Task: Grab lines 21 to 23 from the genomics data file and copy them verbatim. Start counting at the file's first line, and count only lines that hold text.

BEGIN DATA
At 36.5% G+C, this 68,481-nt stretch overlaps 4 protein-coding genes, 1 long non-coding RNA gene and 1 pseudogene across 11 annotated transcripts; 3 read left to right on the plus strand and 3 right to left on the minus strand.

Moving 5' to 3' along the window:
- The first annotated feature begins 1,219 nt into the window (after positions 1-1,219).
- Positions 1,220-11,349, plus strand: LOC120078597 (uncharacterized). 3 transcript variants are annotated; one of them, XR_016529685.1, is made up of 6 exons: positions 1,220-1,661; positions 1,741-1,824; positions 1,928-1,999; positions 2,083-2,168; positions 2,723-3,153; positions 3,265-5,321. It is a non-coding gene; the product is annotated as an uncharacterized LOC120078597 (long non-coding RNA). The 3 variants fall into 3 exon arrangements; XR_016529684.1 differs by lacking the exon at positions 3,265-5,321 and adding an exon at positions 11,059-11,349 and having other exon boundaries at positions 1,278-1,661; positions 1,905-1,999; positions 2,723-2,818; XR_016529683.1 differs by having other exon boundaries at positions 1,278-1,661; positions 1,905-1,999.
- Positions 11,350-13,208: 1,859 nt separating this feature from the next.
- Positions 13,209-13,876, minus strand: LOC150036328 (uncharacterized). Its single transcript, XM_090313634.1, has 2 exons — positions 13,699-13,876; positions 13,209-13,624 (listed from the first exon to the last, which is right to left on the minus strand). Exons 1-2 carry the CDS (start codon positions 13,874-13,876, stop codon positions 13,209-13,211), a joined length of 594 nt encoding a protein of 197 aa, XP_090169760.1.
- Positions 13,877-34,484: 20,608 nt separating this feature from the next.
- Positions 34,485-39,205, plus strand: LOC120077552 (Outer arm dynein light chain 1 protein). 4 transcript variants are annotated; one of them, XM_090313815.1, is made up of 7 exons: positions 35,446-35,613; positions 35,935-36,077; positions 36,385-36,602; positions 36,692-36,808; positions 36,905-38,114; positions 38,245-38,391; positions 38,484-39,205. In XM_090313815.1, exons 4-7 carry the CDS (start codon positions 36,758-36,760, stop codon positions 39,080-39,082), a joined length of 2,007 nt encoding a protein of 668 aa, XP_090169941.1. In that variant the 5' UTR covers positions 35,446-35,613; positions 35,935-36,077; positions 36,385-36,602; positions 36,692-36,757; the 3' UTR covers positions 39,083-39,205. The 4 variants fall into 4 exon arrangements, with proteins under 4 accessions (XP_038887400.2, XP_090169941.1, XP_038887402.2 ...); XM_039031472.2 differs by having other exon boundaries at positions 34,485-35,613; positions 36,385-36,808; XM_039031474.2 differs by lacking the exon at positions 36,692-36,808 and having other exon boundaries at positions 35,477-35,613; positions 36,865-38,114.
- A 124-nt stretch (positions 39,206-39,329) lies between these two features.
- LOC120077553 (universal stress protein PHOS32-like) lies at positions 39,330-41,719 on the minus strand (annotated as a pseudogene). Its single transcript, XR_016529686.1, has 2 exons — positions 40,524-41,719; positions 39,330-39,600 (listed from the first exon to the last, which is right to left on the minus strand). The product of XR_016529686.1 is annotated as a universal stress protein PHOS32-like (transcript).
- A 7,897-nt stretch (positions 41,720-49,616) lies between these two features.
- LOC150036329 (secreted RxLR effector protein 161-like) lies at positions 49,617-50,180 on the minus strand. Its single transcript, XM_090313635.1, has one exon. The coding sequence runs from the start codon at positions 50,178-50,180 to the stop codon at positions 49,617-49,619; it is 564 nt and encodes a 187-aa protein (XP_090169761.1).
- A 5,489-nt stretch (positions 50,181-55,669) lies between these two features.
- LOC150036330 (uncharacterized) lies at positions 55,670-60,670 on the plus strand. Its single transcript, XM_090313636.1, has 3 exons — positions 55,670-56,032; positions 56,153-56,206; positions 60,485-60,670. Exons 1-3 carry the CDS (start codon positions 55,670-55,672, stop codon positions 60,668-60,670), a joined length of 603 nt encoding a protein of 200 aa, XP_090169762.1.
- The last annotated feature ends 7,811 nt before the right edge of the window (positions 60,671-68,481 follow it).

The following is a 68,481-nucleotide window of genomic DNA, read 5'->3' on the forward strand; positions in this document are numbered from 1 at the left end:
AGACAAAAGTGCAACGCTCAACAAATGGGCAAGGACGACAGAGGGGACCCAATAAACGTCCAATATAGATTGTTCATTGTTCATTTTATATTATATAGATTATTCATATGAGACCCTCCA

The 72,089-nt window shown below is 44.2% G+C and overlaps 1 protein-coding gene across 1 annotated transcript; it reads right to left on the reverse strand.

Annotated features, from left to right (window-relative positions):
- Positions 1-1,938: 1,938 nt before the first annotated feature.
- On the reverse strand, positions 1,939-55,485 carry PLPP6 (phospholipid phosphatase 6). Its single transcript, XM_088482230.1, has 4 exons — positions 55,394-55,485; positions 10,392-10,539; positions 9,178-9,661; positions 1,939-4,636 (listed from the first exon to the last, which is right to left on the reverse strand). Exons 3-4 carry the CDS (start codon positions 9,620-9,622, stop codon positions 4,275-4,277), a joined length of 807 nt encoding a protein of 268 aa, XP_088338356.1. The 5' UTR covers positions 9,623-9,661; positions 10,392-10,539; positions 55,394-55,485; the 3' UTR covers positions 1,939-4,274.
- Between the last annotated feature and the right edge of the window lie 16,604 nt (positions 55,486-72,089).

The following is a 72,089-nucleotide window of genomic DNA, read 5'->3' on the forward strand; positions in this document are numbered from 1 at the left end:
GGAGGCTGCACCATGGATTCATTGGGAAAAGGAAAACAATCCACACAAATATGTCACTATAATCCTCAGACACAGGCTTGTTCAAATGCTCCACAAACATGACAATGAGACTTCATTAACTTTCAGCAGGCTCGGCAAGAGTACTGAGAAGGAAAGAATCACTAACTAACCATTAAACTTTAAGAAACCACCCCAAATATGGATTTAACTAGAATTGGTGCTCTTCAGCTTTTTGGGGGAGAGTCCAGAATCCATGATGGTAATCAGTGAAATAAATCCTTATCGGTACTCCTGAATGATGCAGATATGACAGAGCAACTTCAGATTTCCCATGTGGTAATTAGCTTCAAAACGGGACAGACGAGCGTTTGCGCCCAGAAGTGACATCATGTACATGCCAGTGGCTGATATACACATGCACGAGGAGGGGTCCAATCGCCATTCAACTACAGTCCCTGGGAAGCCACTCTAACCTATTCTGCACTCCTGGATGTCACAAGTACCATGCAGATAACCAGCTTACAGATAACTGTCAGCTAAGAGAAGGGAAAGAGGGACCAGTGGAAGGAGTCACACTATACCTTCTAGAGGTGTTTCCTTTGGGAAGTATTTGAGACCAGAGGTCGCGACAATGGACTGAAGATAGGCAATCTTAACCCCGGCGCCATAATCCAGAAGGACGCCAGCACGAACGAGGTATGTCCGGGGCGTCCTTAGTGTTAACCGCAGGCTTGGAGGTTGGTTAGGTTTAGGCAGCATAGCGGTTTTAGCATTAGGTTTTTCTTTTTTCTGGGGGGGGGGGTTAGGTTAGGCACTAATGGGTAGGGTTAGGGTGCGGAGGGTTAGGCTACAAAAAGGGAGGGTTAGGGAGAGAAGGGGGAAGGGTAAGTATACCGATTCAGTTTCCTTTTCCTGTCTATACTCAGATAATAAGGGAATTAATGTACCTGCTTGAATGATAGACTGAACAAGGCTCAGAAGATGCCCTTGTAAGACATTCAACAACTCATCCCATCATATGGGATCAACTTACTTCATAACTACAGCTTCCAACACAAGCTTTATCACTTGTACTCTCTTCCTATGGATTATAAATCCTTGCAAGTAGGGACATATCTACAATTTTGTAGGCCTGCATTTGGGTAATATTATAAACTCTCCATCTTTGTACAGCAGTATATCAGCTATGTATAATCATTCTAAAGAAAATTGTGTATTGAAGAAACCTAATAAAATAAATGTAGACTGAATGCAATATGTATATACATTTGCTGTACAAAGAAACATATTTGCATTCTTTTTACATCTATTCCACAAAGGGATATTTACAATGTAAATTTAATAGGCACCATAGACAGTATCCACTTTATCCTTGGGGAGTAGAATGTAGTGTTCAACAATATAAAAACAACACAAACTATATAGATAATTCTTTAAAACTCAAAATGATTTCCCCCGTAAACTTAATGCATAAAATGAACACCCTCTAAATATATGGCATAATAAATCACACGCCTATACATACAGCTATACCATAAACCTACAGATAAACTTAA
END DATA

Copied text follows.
- On the reverse strand, positions 1,939-55,485 carry PLPP6 (phospholipid phosphatase 6). Its single transcript, XM_088482230.1, has 4 exons — positions 55,394-55,485; positions 10,392-10,539; positions 9,178-9,661; positions 1,939-4,636 (listed from the first exon to the last, which is right to left on the reverse strand). Exons 3-4 carry the CDS (start codon positions 9,620-9,622, stop codon positions 4,275-4,277), a joined length of 807 nt encoding a protein of 268 aa, XP_088338356.1. The 5' UTR covers positions 9,623-9,661; positions 10,392-10,539; positions 55,394-55,485; the 3' UTR covers positions 1,939-4,274.
- Between the last annotated feature and the right edge of the window lie 16,604 nt (positions 55,486-72,089).

The following is a 72,089-nucleotide window of genomic DNA, read 5'->3' on the forward strand; positions in this document are numbered from 1 at the left end: